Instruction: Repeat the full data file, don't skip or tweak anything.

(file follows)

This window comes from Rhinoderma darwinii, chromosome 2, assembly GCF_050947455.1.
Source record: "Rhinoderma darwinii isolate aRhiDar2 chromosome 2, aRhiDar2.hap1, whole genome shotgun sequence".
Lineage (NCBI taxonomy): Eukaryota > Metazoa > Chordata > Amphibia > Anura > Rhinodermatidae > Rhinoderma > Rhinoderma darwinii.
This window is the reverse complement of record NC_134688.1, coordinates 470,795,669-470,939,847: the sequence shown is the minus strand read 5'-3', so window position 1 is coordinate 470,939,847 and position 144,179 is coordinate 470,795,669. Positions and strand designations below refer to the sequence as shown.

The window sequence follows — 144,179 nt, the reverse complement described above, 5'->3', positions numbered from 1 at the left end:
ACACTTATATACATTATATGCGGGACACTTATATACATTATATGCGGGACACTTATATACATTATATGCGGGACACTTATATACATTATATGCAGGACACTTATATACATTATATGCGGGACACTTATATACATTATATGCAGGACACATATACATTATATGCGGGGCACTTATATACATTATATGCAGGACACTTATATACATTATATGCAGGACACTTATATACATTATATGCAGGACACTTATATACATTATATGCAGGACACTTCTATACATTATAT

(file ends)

This window comes from Rhinoderma darwinii, chromosome 2, assembly GCF_050947455.1.
Source record: "Rhinoderma darwinii isolate aRhiDar2 chromosome 2, aRhiDar2.hap1, whole genome shotgun sequence".
Lineage (NCBI taxonomy): Eukaryota > Metazoa > Chordata > Amphibia > Anura > Rhinodermatidae > Rhinoderma > Rhinoderma darwinii.
This window is the reverse complement of record NC_134688.1, coordinates 470,795,669-470,939,847: the sequence shown is the minus strand read 5'-3', so window position 1 is coordinate 470,939,847 and position 144,179 is coordinate 470,795,669. Positions and strand designations below refer to the sequence as shown.

The window sequence follows — 144,179 nt, the reverse complement described above, 5'->3', positions numbered from 1 at the left end:
ACACTTATATACATTATATGCGGGACACTTATATACATTATATGCGGGACACTTATATACATTATATGCGGGACACTTATATACATTATATGCAGGACACTTATATACATTATATGCGGGACACTTATATACATTATATGCAGGACACATATACATTATATGCGGGGCACTTATATACATTATATGCAGGACACTTATATACATTATATGCAGGACACTTATATACATTATATGCAGGACACTTATATACATTATATGCAGGACACTTCTATACATTATAT